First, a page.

Great Plains Drilling Proud to Be Part of Martin City’s Bedrock

Great Plains Drilling Proud to Be Part of Martin City’s Bedrock

Expertise Remains in High Demand 44 Years After Opening on Oak Street.

As one of the oldest businesses in Martin City, Great Plains Drilling’s love of our community runs deep. The construction contractor is known across the region for highly specialized services and a trusted reputation built on a foundation of hard work.

A Quiet Neighbor with a Long Resume.

Turn off of 135th Street in the heart of Martin City and head south on Oak Street. You’ll see a number of industrial businesses including a small office where Great Plains Drilling has been taking big orders since 1976.

Great Plains Drilling Martin City Headquarters

“We’ve always been in this neighborhood, going way back,” says owner and President Bill Roth. “Never considered moving anywhere else. Martin City is home.”

Drilling companies tend to specialize and find a niche. For Great Plains Drilling, that niche is foundations. Most of the company’s 17 employees routinely stream out of Martin City in big rigs to drill holes for piers that support construction projects.

“We drill holes down to bedrock that are then filled with concrete to secure the foundation of a building or other type of structure,” says Roth. “That’s our core mission and we focus on it like a laser.”

Great Plains Drilling’s work is concentrated in the Greater Kansas City area, but they’ve been known to go as far away as Wyoming for special assignments. Customers range from home builders to large general contractors like JE Dunn and McCownGordon, and projects vary from houses and commercial buildings to cell towers, billboards and power line support structures.

“If you see a pole of any real size sticking up out of the ground, the work we do is probably underneath it,” says Roth.

Great Plains Drilling has left its mark underneath all kinds of buildings that now define downtown Kansas City and beyond. The team has secured foundations for hotels, courthouses, corporate campuses and iconic landmarks including Kauffman Stadium and the Kauffman Center for the Performing Arts.

Helping Kansas University improve its Lawrence campus. Photo courtesy Great Plains Drilling.
Supporting expansion at The K. Photo courtesy Great Plains Drilling.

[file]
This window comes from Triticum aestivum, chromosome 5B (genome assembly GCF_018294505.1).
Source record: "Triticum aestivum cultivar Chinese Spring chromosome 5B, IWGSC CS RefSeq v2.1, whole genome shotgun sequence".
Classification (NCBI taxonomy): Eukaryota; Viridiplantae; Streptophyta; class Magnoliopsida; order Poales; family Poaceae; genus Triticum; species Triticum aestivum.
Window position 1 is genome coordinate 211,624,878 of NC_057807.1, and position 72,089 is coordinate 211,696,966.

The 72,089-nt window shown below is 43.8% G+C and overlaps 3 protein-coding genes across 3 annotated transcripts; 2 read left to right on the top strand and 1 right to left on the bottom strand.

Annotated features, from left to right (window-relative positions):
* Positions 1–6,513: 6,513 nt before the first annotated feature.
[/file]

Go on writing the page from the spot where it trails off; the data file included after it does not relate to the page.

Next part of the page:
Ensuring Olathe Medical Center’s Birthing Center is on solid ground. Photo courtesy Great Plains Drilling.

Heavy Tools, Hard Work and Solid Performance.

There’s hard work and then there’s really hard work. Roth says his team is small but powerful, and determination fuels everything they touch. Drilling of this kind leaves little room for mistakes and no room for excuses.

“We get things done,” says Roth. “We’re known for quality, speed and problem solving, and we have a fleet of highly-specialized drilling rigs that really make us popular.”

Getting things done means working efficiently in tough conditions to make precise, careful movements involving heavy machinery without sacrificing safety. It’s about planning for 70 degrees and sunshine but always being prepared for mud, bitter cold and snow. Roth’s family has spent decades optimizing their processes and earning a prestigious reputation for making safety as important as performance despite difficult circumstances.

“We’re very proud of our safety record and it speaks for itself. We work in a dangerous field. Our tools can weigh 3,000 pounds or more. That kind of weight won’t just hurt you in an accident, it may threaten your life.”

Massive tools are necessary when you’re attacking some of the hardest rock the earth can produce. Great Plains Drilling doesn’t shy away from the challenge. They drill right through it.

“Many drilling companies are more about dirt,” says Roth. “We go farther. We drill rock and it’s quite grueling at times.”

The big rigs — specialized drilling vehicles at Great Plains Drilling.

Roth currently has at least a dozen drilling rigs in operation. Crews carefully maneuver them to make holes that can number into the hundreds at a commercial construction site. The holes can be as narrow as 18 inches in diameter or as wide as ten feet. And Roth says they go deep — very deep.

“Some of the holes we drill go nearly 100 feet down. And when they’re 10 feet wide, you’re talking about a hole that could hold dozens of cars.”

Yep, that’s a really big hole. And creating it amounts to an epic battle of strength and determination. What you might call a drill bit is known as an auger in this line of work. Huge augers of many shapes and sizes litter Roth’s property, each of them offering the perfect solution for a particular kind of drilling mission. Carbide teeth line the business end of each auger, forming the weapon that chews into rock.

“Carbide is about as solid as solid gets,” says Roth. “It’s just below industrial diamond.”

An array of augers that Great Plains Drilling matches to each job.
Carefully welded teeth ready to go on an auger waiting for its next mission.